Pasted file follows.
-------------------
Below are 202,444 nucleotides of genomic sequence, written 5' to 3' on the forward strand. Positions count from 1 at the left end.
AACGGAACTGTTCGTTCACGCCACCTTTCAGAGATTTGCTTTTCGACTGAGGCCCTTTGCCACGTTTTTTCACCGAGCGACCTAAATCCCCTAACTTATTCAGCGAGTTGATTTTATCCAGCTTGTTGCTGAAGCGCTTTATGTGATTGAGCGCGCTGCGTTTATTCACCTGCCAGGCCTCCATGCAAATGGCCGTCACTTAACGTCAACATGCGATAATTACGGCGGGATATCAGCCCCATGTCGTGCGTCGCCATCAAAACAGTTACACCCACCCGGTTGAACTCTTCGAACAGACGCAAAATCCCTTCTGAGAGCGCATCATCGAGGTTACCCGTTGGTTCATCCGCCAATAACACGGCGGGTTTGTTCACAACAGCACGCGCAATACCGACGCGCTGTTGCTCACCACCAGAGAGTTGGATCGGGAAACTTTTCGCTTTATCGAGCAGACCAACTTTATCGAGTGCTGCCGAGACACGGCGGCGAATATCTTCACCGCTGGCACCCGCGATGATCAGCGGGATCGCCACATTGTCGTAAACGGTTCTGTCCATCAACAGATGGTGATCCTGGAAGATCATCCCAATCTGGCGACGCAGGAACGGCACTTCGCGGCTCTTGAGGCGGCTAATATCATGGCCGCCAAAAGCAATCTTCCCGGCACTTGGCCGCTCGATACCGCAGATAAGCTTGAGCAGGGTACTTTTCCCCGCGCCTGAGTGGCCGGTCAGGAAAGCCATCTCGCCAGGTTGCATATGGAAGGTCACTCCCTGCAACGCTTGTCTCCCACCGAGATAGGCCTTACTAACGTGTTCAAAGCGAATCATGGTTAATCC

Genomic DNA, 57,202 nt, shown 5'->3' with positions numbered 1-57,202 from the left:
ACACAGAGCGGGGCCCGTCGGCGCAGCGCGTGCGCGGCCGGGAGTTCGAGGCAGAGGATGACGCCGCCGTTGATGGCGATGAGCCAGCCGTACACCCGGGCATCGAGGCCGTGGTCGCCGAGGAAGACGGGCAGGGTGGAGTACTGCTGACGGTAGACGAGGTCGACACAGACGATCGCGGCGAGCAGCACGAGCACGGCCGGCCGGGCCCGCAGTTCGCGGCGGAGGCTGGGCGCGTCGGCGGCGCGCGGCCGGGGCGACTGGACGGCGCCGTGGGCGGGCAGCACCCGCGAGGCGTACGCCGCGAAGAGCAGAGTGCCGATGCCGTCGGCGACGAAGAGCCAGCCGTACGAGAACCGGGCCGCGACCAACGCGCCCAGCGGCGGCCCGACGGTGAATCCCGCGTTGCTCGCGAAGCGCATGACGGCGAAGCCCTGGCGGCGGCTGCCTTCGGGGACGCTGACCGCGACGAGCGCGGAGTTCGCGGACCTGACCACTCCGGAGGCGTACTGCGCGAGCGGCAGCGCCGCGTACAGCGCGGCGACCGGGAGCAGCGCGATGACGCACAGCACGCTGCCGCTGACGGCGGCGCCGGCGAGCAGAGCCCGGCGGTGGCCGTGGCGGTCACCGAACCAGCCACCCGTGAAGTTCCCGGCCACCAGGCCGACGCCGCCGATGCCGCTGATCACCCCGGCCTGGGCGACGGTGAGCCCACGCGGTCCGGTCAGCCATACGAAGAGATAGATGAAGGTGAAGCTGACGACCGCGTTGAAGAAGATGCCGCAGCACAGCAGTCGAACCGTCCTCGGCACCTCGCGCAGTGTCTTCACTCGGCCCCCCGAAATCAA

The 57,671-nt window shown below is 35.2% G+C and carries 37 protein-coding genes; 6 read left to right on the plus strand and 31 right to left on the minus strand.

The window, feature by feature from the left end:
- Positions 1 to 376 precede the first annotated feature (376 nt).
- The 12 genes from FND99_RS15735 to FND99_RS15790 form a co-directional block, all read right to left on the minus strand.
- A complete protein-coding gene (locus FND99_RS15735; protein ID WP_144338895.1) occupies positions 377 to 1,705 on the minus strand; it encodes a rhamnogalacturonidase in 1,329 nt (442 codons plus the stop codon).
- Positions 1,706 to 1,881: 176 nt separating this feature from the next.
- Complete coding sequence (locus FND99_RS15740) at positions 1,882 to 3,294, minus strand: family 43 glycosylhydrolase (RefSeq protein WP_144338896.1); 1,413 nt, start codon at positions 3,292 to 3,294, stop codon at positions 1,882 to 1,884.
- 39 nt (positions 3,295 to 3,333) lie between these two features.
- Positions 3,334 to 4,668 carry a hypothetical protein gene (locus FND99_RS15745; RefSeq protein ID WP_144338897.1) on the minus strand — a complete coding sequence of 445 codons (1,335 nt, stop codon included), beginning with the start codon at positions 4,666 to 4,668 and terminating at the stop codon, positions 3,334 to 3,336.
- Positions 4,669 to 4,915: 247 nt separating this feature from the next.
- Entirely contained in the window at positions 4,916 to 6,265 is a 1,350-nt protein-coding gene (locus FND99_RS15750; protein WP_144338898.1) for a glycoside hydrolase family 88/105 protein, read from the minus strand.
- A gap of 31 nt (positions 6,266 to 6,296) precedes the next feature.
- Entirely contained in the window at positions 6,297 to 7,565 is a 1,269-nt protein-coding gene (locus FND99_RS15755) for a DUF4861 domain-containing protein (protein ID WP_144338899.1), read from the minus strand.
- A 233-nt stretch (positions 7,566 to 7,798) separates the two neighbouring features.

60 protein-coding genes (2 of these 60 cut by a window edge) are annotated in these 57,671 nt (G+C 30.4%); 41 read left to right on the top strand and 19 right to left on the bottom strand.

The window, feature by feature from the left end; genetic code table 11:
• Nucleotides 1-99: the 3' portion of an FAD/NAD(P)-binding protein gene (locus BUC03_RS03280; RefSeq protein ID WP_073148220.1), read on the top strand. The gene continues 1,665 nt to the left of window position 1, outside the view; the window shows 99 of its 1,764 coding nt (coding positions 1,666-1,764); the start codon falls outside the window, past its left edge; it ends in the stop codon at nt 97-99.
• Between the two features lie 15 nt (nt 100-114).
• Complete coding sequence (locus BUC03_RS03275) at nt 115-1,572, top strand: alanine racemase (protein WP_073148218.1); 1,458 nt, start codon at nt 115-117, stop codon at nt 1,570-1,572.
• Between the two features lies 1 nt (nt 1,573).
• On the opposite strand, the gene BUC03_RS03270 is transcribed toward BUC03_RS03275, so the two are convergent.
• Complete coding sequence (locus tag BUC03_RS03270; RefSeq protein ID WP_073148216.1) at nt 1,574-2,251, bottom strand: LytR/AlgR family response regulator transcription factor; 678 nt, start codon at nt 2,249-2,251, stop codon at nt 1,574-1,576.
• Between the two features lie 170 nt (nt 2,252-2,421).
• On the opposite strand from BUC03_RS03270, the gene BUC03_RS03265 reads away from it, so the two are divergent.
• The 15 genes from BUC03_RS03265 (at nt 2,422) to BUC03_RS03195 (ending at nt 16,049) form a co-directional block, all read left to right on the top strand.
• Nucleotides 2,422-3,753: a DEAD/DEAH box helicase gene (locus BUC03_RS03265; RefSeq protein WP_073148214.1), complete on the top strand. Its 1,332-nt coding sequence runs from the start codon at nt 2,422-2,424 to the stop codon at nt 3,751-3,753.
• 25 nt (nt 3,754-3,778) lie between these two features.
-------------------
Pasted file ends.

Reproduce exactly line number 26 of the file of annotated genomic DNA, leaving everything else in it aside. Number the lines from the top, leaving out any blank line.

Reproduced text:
• Complete coding sequence (locus tag BUC03_RS03270; RefSeq protein ID WP_073148216.1) at nt 1,574-2,251, bottom strand: LytR/AlgR family response regulator transcription factor; 678 nt, start codon at nt 2,249-2,251, stop codon at nt 1,574-1,576.